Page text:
But the difference between a Smashing Pumpkins and a great band like Eleventh Dream Day is that Corgan knew how to play the game. He knew how to deliver singles. He was perfectly willing to work with a big label to help him move that along, whereas some of these more indie-oriented bands, I mean, Eleventh Dream Day and bands of that ilk were coming out of the whole punk and post-punk scenes and they were very much skeptical. They admired bands like The Minutemen and Hüsker Dü. Those were their role models. They weren’t looking to be commercial hits; they just assumed they would be playing clubs, and it was kind of a surprise that they were signed to a label.

Whereas Billy Corgan—that was his ambition all along and he made no bones about it and it was pilloried for it. He was blatantly ambitious and blatantly wanted to be signed to a major label and blatantly wanted his songs on the radio. And that was anathema to a lot of Chicagoans, who said, “It’s not cool, you’re not indie.” So there was that tension in Chicago all through this, like, “How much do we sell out? Do we sell out at all? Are we selling out if we do this?” You’d have those arguments all the time.

Joe Shanahan: Billy Corgan is one of the great guitar players of our time. Period. That’s it. That kid can play guitar. He still can. You layer that with Jimmy Chamberlin—the first time I saw him play drums I was slack-jawed. I was like, “Wait a second, how did he do that?” Then it goes, [James] Iha, with his beautiful ability to layer in quiet soft kind of lyrical guitar, and the juxtaposition of that was great. They looked great. D’Arcy was amazing. That band played, I don’t know—I’d have to say [counts in twos] 18 times. They certainly made Metro their laboratory, their hub. I think that pushed open a big, big door, and they were able to step through it. But you know something, everyone thought that was an overnight success, and it wasn’t. That band worked harder than people actually ever thought they did. All the shows in Milwaukee and all the shows in Madison where they would pack up the truck and go. It was super hard work.

Liz Phair was exactly the same way. I remember when we put the New Year’s Eve show together, she wanted to do the flyer. I still have the original flyer. She did a really nice job, except she didn’t put the important information on it. The day, the date, you know. The address of the club, the name of the club. We still have a laugh about it. But my point is this, all of those artists at that time were really intricately involved in their personal and their public persona. I remember Liz took soundcheck really seriously. It almost like a full rehearsal. And I think that that’s what makes the difference. The same with Veruca Salt; I remember them playing Double Door on New Year’s, and they just took a really generous amount of time to make sure that everything sounded and everything was going to be right. And that’s a lot of respect that they have, bands like Veruca, packed for their audience, for their fans. They weren’t just going to phone in it, so to speak, and just slap it together.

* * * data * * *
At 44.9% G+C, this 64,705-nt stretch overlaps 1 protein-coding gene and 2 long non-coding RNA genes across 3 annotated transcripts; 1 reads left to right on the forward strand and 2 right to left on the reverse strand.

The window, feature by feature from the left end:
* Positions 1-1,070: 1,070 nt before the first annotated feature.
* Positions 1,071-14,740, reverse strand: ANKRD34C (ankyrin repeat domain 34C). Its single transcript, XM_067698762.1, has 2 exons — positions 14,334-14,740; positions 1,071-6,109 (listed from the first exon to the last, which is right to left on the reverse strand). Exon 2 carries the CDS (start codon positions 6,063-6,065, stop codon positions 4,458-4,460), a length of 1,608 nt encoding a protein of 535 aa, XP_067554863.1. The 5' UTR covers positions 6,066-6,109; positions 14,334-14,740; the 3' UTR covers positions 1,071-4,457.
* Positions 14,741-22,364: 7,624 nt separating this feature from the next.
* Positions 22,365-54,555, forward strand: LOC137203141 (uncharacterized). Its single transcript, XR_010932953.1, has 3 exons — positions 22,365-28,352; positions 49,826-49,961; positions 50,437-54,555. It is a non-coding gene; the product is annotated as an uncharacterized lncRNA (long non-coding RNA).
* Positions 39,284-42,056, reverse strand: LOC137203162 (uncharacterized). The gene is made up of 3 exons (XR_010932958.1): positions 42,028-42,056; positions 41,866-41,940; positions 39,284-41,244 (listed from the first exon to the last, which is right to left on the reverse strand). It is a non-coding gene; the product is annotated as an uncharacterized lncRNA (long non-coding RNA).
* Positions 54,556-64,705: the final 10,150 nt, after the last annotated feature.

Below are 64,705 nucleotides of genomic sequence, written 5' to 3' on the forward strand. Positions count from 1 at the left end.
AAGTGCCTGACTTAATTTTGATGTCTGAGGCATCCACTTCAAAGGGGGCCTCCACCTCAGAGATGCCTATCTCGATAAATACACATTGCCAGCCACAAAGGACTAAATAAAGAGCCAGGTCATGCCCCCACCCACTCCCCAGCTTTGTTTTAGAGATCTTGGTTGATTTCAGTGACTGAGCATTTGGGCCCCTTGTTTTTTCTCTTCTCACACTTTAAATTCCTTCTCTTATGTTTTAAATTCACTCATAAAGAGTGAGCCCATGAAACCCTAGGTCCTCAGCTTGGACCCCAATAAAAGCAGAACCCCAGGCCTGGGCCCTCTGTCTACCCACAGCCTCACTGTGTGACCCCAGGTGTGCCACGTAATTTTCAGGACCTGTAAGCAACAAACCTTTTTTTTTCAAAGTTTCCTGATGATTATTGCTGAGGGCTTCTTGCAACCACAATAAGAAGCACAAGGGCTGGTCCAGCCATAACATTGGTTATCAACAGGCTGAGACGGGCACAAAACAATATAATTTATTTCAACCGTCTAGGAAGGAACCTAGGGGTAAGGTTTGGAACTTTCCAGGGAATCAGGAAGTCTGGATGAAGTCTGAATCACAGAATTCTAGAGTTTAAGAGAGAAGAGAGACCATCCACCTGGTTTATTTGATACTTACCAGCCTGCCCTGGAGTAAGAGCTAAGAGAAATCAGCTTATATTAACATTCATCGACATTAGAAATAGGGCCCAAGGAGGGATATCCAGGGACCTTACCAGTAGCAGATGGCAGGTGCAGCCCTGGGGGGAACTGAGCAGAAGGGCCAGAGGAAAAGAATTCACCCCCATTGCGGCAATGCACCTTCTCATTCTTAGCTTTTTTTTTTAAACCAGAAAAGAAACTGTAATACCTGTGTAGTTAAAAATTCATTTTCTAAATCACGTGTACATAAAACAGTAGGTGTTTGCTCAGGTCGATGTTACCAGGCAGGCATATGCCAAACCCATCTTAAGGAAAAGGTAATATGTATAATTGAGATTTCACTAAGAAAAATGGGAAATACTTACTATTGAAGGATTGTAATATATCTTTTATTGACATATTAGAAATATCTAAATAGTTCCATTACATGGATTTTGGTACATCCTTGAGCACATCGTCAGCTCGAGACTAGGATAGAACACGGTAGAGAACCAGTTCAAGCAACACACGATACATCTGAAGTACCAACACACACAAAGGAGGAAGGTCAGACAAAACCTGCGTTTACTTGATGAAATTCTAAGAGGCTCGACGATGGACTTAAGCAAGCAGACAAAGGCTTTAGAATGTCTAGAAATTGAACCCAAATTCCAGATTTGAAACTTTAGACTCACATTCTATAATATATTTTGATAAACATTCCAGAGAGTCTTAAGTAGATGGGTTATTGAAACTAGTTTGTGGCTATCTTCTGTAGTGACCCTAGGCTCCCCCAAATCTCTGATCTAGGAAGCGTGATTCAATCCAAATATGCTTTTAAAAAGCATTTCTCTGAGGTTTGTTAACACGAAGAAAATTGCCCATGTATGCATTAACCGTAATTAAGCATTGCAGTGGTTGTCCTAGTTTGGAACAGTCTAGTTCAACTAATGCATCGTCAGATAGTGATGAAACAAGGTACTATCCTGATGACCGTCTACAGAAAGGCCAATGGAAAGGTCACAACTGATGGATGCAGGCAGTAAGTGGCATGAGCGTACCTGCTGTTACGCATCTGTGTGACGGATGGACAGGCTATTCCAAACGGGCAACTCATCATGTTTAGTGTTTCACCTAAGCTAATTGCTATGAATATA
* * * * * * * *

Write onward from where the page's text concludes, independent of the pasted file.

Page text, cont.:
The second wave hits

Blake Smith: In high school, we made fake IDs, so we’d come down to go to clubs whose names I don’t want to say because some of them are still open, and we’d see bands like Green, The Slugs, Big Black, Naked Raygun. All these great bands. We were underage, and we were like, we’re going to do all this. Back then, Chicago was kind of a dark and cold place musically. People would get drunk onstage, which they don’t really do anymore. We just decided that’s what we wanted to do. We’d just run up to people in bars as kids, underage, and talk to them.


I remember talking to Jim Ellison one night at a Cheap Trick show on my birthday, and I was like, “I love ‘Renee Remains The Same.’” He was like, “You should, it’s the greatest pop song written in the last 10 years.“

So I said, “But it sounds exactly like ‘Downed’ by Cheap Trick. It’s actually sort of an homage, is it not?” And he grabbed me by the shirt and said, “There’s only so many chords on a guitar neck, man!” We adored Material Issue and The Slugs and Green. We wanted to go in and cut a single with Phil Bonet; everybody saved their lawn mowing money and their paper route money to do that, and then that went nowhere.


We came back to the city after college and started playing again. Then we made our own 7-inch that got put on a compilation. People kind of started paying attention, and we were slugging it out at some of the bars. We got a gig at Lounge Ax early on, like a Tuesday night. There were six people there. We’d play Batteries Not Included in front of six people. We could draw six people to almost any club on Earth.

After a year or two of this, we wanted to make another demo, and Brad Wood was getting hot. He had done Exile In Guyville and everybody was intimidated by that. We just called Idful one day and were surprised to get Casey Rice on the phone and said we wanted to book some time. It was $300 a day or whatever it was, and you went in, and they’d just record anybody. And that’s how we did that first demo with those guys.